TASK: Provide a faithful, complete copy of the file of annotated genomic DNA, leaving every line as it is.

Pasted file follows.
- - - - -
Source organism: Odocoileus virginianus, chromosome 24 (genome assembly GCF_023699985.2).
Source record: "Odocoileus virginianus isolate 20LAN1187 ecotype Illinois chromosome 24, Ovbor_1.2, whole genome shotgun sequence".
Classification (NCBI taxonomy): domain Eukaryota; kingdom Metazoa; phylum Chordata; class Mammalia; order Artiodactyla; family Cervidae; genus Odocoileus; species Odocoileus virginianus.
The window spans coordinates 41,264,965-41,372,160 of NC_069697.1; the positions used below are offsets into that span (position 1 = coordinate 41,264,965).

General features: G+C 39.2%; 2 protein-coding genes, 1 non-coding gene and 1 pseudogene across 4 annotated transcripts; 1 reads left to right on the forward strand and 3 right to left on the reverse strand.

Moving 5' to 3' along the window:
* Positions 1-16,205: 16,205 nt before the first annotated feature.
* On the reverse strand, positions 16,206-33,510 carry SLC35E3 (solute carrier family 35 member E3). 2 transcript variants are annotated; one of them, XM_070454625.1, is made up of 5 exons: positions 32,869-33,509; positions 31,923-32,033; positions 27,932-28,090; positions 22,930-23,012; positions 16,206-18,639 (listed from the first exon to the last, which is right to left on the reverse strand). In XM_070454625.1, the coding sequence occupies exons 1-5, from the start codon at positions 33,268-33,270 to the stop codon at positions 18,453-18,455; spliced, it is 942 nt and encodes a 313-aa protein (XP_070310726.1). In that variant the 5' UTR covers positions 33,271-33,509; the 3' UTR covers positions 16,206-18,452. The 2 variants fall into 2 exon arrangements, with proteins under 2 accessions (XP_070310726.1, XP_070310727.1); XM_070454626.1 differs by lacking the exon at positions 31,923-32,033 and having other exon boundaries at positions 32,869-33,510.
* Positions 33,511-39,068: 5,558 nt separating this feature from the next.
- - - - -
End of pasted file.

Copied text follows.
Source organism: Odocoileus virginianus, chromosome 24 (genome assembly GCF_023699985.2).
Source record: "Odocoileus virginianus isolate 20LAN1187 ecotype Illinois chromosome 24, Ovbor_1.2, whole genome shotgun sequence".
Classification (NCBI taxonomy): domain Eukaryota; kingdom Metazoa; phylum Chordata; class Mammalia; order Artiodactyla; family Cervidae; genus Odocoileus; species Odocoileus virginianus.
The window spans coordinates 41,264,965-41,372,160 of NC_069697.1; the positions used below are offsets into that span (position 1 = coordinate 41,264,965).

General features: G+C 39.2%; 2 protein-coding genes, 1 non-coding gene and 1 pseudogene across 4 annotated transcripts; 1 reads left to right on the forward strand and 3 right to left on the reverse strand.

Moving 5' to 3' along the window:
* Positions 1-16,205: 16,205 nt before the first annotated feature.
* On the reverse strand, positions 16,206-33,510 carry SLC35E3 (solute carrier family 35 member E3). 2 transcript variants are annotated; one of them, XM_070454625.1, is made up of 5 exons: positions 32,869-33,509; positions 31,923-32,033; positions 27,932-28,090; positions 22,930-23,012; positions 16,206-18,639 (listed from the first exon to the last, which is right to left on the reverse strand). In XM_070454625.1, the coding sequence occupies exons 1-5, from the start codon at positions 33,268-33,270 to the stop codon at positions 18,453-18,455; spliced, it is 942 nt and encodes a 313-aa protein (XP_070310726.1). In that variant the 5' UTR covers positions 33,271-33,509; the 3' UTR covers positions 16,206-18,452. The 2 variants fall into 2 exon arrangements, with proteins under 2 accessions (XP_070310726.1, XP_070310727.1); XM_070454626.1 differs by lacking the exon at positions 31,923-32,033 and having other exon boundaries at positions 32,869-33,510.
* Positions 33,511-39,068: 5,558 nt separating this feature from the next.